Everybody Chipping In

 

For a lot of families the challenge is to find an activity or entertainment that is fun for the entire family.  And the task is often complicated when there is a wide disparity between the ages of the children.   Candy Land probably isn’t going to entertain a 15 year old boy who would much rather be playing at his video game and Monopoly is just beyond the 4 year old.   Before cell phones, before video games, before board games, before television and before radio people played games people entertained themselves in a variety of ways.

In the Victorian Era going for a walk or a stroll was the rage.  Nobility in Britain and the rich of the United States and other countries in the West strutted their stuff on the Avenue.  Whether it was in a local public garden, at a large market area, or just down the street in the neighborhood, people put on their best and went for a stroll.   Picnics in parks were very popular as well.  Youngsters were able to play on the equipment while older children could have their snowball fights off to the side.  Parents watched young adults as they went through the early stages of courting.  Sounds so quaint doesn’t it?  Works great if the lights are off and you can convince folks to go outside.

Winter is coming and with the change of season for many of us our recreational pursuits will change.  Bicycle rides will come to an end for the season, tricycles will be hung by their handlebars, camping gear will be carefully stowed for easy access for camping season come next spring.  Now that winter approaches, how do you get everyone out of their individual rooms and into the family room or living room to do some of that great bonding that families do?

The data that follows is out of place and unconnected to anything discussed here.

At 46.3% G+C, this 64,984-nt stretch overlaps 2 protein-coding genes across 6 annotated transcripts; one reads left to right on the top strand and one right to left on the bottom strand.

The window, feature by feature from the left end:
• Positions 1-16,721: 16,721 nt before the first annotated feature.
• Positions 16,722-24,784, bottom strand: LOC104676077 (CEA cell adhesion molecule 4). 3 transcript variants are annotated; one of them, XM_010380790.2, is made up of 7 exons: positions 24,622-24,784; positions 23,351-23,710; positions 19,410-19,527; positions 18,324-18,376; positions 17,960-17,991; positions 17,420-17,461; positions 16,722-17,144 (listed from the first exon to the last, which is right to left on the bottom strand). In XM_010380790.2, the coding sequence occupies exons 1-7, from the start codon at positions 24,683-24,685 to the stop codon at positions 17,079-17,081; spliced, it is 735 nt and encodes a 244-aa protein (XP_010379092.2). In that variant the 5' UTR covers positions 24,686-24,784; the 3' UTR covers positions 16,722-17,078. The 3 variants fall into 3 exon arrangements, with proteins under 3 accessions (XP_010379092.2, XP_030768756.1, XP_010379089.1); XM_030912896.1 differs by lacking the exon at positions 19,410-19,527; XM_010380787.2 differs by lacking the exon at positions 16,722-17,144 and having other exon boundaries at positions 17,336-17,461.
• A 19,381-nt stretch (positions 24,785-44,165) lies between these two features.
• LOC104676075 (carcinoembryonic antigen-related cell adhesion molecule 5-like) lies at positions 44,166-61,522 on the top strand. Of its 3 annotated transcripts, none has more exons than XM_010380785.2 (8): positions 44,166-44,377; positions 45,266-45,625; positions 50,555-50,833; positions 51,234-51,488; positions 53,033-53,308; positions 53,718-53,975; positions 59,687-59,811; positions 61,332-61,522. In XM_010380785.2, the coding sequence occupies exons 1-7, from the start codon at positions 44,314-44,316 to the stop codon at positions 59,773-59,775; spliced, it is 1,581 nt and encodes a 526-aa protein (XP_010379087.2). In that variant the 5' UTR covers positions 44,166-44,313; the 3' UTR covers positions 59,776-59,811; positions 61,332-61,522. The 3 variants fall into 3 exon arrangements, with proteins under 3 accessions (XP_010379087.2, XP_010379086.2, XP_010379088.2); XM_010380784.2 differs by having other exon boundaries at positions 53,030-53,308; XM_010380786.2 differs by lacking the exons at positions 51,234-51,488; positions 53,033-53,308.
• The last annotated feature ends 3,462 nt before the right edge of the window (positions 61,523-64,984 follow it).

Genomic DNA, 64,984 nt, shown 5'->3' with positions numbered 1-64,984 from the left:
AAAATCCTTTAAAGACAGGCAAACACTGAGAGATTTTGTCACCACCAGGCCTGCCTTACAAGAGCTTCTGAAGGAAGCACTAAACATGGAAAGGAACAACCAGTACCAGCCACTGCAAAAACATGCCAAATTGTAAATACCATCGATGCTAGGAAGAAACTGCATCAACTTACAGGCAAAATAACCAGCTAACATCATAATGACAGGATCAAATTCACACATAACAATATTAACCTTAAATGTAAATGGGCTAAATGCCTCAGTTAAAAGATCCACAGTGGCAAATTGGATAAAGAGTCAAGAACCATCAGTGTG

We forget that in days past lifestyles were much different.  Even at a young 53 (Hey! it’s my age and I’m stickin’ to the young part) I have seen considerable change in American society.  However, maybe there are some things from the “good old days” that we could learn from.  The Duggar family is great in showing America one thing…a family that works together and helps each other…each with their own task…prospers.

The Duggars set a great example for familial pitching in.  While not all of us  have a crew of 19 or more to work with, the  theory that each contribute at their own way.  Little ones can at least carry the napkins to the table…even if there are only two of you there.   That could be two trips.   A three year old tends to be a little more concerned about the table when they have helped to make it nice.  Teens may even *gasp* enter into a conversation about the meal they helped cook.  A pre-teen can puff with pride when told that they did a great job setting the table.